Hello and welcome to our 4th developer diary about Doughlings: Invasion. We talked about visual approach, design approach and sound design so far. Today, we will talk about multiplatform development. We hope that you can find something useful in this dev diary.
Where Were We?
To talk about our knowledge and experience about Doughlings: Invasion we have to talk about our first game Doughlings: Arcade first. In the begining, we didn’t develop Doughlings: Arcade for another platform. The multiplatform concept was a little bit hard for us. Then we started to work on it and developed the game PC > Xbox One > Nintendo Switch > PlayStation 4 order. Each platform has its unique difficult parts to make a game.
Probably one of the most difficult thing was platforms’ close source policy. When it’s not an open source system flow of information reduces drastically. So we found information online from the devs questions who did games on those platforms or some information from the official documents which platforms give us. But every document writes for their own system and as a Unity based studio sometimes we had to use unorthodox methods. So we could say, Doughlings: Arcade was our practice ground for a multiplatform world. We learned a lot from Doughlings: Arcade experience and this experience made everything easier when we start to develop Doughlings: Invasion.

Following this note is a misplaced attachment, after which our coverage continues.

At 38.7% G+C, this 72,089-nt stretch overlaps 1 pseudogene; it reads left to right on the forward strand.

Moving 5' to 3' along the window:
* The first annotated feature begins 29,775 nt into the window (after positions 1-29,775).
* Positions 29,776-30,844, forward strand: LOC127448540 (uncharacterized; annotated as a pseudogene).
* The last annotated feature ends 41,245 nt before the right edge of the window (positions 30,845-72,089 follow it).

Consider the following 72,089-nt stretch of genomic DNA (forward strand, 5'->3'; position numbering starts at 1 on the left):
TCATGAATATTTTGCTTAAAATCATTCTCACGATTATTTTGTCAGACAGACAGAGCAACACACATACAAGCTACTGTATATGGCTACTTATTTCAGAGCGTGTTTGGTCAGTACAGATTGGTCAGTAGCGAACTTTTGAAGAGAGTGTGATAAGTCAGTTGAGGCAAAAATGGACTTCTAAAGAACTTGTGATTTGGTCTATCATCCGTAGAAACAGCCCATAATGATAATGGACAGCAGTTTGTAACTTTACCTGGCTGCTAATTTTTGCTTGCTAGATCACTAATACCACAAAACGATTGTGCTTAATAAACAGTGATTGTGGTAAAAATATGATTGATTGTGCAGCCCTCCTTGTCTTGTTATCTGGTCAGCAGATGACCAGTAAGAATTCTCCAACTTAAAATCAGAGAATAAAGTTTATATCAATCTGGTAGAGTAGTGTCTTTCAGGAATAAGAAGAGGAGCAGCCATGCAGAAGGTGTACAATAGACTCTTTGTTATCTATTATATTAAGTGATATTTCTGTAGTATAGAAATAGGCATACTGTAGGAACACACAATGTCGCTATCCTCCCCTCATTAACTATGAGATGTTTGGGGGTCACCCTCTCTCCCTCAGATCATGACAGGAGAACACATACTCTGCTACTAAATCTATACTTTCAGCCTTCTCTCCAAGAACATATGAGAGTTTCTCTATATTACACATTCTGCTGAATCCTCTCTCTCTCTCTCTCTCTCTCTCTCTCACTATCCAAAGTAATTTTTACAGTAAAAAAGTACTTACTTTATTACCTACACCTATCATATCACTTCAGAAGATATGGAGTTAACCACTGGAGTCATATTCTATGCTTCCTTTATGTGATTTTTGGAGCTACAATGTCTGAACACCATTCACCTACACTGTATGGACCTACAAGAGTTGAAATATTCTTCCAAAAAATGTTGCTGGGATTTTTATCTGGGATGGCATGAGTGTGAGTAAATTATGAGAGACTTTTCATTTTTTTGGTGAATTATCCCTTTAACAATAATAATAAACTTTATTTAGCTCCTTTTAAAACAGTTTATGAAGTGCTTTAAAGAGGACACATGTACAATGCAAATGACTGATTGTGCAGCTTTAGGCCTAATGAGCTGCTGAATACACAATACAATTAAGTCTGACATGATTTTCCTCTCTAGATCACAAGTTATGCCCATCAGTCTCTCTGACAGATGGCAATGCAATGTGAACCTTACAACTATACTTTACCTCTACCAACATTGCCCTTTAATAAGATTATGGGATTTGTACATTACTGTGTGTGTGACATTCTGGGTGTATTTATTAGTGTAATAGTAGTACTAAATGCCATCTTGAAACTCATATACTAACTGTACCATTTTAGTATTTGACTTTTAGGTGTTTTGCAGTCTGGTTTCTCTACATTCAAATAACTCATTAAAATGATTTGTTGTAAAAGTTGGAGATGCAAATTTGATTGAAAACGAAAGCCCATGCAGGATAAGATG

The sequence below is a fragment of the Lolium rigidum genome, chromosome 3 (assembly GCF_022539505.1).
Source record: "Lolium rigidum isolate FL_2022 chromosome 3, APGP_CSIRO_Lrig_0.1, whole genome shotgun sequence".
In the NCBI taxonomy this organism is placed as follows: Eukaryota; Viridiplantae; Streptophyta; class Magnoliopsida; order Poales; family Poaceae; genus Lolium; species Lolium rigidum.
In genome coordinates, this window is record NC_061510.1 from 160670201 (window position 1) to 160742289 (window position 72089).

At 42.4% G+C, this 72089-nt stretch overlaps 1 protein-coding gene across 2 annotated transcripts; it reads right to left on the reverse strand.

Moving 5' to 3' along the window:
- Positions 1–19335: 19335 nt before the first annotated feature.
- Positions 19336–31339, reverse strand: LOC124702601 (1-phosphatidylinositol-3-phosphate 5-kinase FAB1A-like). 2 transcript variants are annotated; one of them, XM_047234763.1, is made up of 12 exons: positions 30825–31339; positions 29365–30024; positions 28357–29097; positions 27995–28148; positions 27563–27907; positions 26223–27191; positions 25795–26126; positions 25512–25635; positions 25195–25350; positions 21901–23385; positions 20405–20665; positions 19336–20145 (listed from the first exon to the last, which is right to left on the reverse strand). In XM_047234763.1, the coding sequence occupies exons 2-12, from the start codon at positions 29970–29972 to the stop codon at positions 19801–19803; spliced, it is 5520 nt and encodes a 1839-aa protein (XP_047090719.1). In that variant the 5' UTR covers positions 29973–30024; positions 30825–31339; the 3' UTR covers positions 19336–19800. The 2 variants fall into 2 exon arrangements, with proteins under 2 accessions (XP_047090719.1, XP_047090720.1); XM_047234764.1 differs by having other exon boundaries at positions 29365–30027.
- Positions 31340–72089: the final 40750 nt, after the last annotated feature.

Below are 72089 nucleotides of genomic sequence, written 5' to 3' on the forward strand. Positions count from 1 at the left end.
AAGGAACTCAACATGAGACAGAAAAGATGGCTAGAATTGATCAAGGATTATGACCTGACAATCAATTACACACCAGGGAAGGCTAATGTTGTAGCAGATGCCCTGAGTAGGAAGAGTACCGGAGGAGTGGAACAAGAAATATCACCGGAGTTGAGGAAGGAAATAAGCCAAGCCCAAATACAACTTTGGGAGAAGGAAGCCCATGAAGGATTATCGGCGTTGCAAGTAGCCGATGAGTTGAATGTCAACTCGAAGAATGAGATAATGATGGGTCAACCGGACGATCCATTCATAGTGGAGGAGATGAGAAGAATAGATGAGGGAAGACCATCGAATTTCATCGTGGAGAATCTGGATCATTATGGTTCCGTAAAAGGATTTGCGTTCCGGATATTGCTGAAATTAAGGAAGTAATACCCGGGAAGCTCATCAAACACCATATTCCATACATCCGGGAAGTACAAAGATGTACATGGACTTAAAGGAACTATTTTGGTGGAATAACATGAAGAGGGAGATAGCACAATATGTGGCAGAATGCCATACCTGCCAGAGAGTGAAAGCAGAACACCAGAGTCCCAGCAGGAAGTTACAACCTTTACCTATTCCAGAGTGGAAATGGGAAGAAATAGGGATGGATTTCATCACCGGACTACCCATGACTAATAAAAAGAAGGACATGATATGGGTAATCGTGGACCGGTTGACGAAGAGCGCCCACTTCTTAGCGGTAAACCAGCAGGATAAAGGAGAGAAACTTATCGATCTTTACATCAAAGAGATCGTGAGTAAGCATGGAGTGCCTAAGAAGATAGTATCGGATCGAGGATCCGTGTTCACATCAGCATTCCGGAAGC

What Did We Learn?
When we start to develop Doughlings: Invasion we did Platform Abstraction Layer (PAL) first rather than coding. This way ease the pain a lot. Another thing we learned from this process is every platform has their own save/load system. For example, PC and Nintendo Switch’s save system is not that different because both of them writes the data to storage. But if we talk about Xbox One and PlayStation 4 then we have to include cloud system. Because of PlayStation’s policy, only PS+ members can access the cloud system and non-PS+ members save to the local storage.
Another thing optimized was every platforms’ Achievement systems. For example, in Steam, you can add achievements as you like, but in Xbox One you have to calculate G-Points, in PlayStation 4 you have to think Trophies. In Nintendo Switch you don’t have to worry about all of those things, because Switch doesn’t have an Achievement system.
Every platform has its own regulations. Not knowing those regulations and trying them the first time is always a little bit of hard experience. But we stood strong and embraced everything that we had to do.
We are very excited to hear your feedbacks. Hope to see you soon at our next development diary.